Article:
An Australian comedy-drama Rosehaven is a show with a simple premise. A son returns to the small town he grew up in, in Tasmania to help run his mother’s real estate business. His best friend who was going off to her honeymoon is left by her husband. She decides to go join her bestie in Tasmania, and just stays. Although the show includes sub-plots on romance, the dramas of small town, emotional growth, it is primarily about friendship and what that means. [SPOILER] The show ends with a faux wedding with the town wanting them to end up together, but they don’t – they are just good friends.
Yes, boys and girls can just be good friends without everyone needing to be pared off within the friendship group (looking at Friends here).

Friendship is a huge part of everyone’s experiences. Too many shows use this framing to drive drama, especially in young adult shows such as Gossip Girl or The OC. When in fact for most people it is the friendships that endure not always the relationships and lovers.
This topic is proposing a dive into all the shows that should be celebrated for their focus on the value of friendship above all else. In a period in time when we are living a life full of angst, trauma and drama, perhaps a greater focus on shows that perpetuate positive experiences of real life values is needed. What do you think?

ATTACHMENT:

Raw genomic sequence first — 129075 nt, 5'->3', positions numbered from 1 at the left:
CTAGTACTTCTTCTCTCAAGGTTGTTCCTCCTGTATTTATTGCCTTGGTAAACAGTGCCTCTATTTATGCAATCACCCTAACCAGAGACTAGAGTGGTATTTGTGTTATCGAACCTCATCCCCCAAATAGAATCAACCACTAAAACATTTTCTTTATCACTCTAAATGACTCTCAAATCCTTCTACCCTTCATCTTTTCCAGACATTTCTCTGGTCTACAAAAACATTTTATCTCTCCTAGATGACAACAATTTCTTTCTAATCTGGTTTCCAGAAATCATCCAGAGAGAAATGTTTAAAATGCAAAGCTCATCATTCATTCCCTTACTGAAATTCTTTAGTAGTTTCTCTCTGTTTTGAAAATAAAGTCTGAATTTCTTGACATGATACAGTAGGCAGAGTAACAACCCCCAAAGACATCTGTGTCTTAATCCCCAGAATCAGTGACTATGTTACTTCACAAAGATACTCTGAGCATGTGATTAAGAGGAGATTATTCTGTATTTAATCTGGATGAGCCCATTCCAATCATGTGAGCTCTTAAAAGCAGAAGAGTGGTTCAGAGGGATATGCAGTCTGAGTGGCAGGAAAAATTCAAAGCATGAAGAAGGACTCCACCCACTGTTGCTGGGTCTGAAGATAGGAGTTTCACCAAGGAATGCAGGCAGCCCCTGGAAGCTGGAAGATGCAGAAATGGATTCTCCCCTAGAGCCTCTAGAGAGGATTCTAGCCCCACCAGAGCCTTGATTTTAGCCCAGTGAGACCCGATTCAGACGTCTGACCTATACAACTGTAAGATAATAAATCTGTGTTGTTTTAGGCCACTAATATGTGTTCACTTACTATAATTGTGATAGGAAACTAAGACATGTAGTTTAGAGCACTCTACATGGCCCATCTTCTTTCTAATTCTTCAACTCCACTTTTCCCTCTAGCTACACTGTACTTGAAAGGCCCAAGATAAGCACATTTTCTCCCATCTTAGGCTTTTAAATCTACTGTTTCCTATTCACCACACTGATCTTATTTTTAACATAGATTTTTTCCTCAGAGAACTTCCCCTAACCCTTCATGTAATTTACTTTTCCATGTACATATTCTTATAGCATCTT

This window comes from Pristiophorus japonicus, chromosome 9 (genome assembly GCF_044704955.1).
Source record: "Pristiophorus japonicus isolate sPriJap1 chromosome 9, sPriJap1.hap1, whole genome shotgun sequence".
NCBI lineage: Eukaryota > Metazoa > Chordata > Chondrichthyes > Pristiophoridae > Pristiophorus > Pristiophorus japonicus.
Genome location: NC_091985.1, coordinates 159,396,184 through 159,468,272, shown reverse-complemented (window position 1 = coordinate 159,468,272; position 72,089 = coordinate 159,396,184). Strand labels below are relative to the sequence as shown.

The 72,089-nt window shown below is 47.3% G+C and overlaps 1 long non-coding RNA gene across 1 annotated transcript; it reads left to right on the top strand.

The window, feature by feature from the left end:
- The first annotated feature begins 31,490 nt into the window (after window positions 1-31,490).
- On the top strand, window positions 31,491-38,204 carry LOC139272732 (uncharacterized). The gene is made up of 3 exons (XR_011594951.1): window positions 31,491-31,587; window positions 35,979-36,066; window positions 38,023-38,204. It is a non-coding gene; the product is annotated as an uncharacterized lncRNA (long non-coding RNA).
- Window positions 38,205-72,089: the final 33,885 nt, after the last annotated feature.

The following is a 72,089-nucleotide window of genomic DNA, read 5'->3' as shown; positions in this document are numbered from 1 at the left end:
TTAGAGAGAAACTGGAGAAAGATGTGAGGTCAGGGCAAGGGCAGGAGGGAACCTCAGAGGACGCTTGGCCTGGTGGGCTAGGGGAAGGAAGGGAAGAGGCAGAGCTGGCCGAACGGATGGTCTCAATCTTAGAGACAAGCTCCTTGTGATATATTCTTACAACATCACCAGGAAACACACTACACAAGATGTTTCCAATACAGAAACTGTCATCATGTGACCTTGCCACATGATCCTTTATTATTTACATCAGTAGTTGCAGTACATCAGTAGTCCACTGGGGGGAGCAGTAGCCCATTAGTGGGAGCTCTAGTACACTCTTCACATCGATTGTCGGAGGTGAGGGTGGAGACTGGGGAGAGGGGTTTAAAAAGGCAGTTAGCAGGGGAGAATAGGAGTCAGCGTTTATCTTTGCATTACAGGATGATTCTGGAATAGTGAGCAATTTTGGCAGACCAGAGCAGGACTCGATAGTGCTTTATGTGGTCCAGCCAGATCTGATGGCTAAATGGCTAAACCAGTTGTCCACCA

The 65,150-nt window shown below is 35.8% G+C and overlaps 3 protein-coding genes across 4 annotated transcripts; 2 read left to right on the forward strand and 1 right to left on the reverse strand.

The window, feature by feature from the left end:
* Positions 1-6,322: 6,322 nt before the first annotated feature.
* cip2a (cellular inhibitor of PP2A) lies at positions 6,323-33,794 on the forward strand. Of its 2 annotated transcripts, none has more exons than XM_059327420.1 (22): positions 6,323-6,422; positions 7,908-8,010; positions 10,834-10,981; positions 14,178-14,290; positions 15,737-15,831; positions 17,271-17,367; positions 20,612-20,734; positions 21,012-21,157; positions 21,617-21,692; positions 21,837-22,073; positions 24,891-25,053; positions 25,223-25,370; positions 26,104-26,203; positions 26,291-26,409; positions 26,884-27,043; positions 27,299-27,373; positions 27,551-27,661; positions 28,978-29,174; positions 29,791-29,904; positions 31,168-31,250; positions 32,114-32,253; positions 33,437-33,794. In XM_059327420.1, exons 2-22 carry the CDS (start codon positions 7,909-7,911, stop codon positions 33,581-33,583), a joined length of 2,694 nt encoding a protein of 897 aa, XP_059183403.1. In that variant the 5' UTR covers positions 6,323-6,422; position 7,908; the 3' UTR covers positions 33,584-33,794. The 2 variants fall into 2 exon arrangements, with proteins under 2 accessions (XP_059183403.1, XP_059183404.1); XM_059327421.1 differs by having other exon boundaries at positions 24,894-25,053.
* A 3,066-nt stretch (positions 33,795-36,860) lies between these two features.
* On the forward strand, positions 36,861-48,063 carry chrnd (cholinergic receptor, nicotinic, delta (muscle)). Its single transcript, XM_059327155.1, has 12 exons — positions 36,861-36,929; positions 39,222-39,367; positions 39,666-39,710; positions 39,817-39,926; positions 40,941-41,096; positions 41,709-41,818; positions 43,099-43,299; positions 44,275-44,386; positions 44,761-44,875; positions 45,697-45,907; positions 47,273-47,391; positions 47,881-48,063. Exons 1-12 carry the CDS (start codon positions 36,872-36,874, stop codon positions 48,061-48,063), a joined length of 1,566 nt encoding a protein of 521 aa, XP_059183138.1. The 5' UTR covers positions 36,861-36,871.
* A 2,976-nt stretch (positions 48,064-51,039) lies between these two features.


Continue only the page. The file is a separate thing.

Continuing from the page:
• I think an examination of platonic heterosexual friendship is worth examining, especially with the popular consciousness being, "you have to hook up" it would be good to shine a light on shows and other media that reject the premise and elevate the idea of just being good friends. – SunnyAgo 6 months ago
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  • It is noteworthy that starting a paragraph with a discussion about friendship, in general, is appealing. Friendship: What is it? What exactly qualifies as friendship and what doesn't? Does friendship come in a variety of forms? There are three different types of friendships, for instance, according to Aristotle: friendships that are useful, pleasant, and virtuous. According to Aristotle, true friendship is the third type of relationship. What then are the qualities of such a friendship? The author may investigate the potential lines of male and female relationships to determine whether they are compatible with such traits. And most likely, yeah! Another thing to think about is to find an example of a show that has the opposite result from the one shown here. In other words, a scenario in which a man and a woman start off as friends before falling in love. By doing so, the author is able to compare the two examples and determine the types of friendship that existed in each case, as well as how one example of a friendship evolved into a different form of relationship as time went on, but not the other. – Samer Darwich 6 months ago